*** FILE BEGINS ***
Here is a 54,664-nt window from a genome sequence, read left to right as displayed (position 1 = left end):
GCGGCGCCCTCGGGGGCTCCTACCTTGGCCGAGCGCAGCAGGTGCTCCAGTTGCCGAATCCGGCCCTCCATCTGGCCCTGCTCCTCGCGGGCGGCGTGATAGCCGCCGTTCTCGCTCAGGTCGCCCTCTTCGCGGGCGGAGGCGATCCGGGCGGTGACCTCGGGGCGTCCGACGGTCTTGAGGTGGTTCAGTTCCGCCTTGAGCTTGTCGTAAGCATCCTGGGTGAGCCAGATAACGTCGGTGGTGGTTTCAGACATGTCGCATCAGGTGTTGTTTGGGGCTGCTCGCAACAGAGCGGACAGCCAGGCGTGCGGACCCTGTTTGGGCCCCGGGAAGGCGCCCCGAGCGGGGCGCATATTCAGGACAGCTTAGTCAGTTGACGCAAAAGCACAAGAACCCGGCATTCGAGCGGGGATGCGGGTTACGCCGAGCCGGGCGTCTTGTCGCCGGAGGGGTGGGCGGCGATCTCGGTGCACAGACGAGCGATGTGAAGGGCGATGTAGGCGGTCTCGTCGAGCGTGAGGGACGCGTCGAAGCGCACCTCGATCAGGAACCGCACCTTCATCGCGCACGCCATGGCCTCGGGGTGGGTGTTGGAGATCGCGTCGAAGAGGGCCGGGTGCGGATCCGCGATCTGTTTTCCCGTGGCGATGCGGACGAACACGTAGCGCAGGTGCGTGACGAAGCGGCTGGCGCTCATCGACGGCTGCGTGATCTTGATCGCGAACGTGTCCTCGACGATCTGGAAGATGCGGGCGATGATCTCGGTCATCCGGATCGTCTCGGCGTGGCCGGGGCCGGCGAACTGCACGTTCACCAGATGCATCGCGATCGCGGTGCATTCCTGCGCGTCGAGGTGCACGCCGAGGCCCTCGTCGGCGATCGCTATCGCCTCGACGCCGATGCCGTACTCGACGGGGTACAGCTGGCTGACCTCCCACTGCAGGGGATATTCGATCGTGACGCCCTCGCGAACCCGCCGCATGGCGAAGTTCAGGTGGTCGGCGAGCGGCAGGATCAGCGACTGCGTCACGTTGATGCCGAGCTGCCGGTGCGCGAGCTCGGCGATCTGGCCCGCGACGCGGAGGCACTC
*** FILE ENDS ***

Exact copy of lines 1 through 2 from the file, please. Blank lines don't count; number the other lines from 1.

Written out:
Here is a 54,664-nt window from a genome sequence, read left to right as displayed (position 1 = left end):
GCGGCGCCCTCGGGGGCTCCTACCTTGGCCGAGCGCAGCAGGTGCTCCAGTTGCCGAATCCGGCCCTCCATCTGGCCCTGCTCCTCGCGGGCGGCGTGATAGCCGCCGTTCTCGCTCAGGTCGCCCTCTTCGCGGGCGGAGGCGATCCGGGCGGTGACCTCGGGGCGTCCGACGGTCTTGAGGTGGTTCAGTTCCGCCTTGAGCTTGTCGTAAGCATCCTGGGTGAGCCAGATAACGTCGGTGGTGGTTTCAGACATGTCGCATCAGGTGTTGTTTGGGGCTGCTCGCAACAGAGCGGACAGCCAGGCGTGCGGACCCTGTTTGGGCCCCGGGAAGGCGCCCCGAGCGGGGCGCATATTCAGGACAGCTTAGTCAGTTGACGCAAAAGCACAAGAACCCGGCATTCGAGCGGGGATGCGGGTTACGCCGAGCCGGGCGTCTTGTCGCCGGAGGGGTGGGCGGCGATCTCGGTGCACAGACGAGCGATGTGAAGGGCGATGTAGGCGGTCTCGTCGAGCGTGAGGGACGCGTCGAAGCGCACCTCGATCAGGAACCGCACCTTCATCGCGCACGCCATGGCCTCGGGGTGGGTGTTGGAGATCGCGTCGAAGAGGGCCGGGTGCGGATCCGCGATCTGTTTTCCCGTGGCGATGCGGACGAACACGTAGCGCAGGTGCGTGACGAAGCGGCTGGCGCTCATCGACGGCTGCGTGATCTTGATCGCGAACGTGTCCTCGACGATCTGGAAGATGCGGGCGATGATCTCGGTCATCCGGATCGTCTCGGCGTGGCCGGGGCCGGCGAACTGCACGTTCACCAGATGCATCGCGATCGCGGTGCATTCCTGCGCGTCGAGGTGCACGCCGAGGCCCTCGTCGGCGATCGCTATCGCCTCGACGCCGATGCCGTACTCGACGGGGTACAGCTGGCTGACCTCCCACTGCAGGGGATATTCGATCGTGACGCCCTCGCGAACCCGCCGCATGGCGAAGTTCAGGTGGTCGGCGAGCGGCAGGATCAGCGACTGCGTCACGTTGATGCCGAGCTGCCGGTGCGCGAGCTCGGCGATCTGGCCCGCGACGCGGAGGCACTC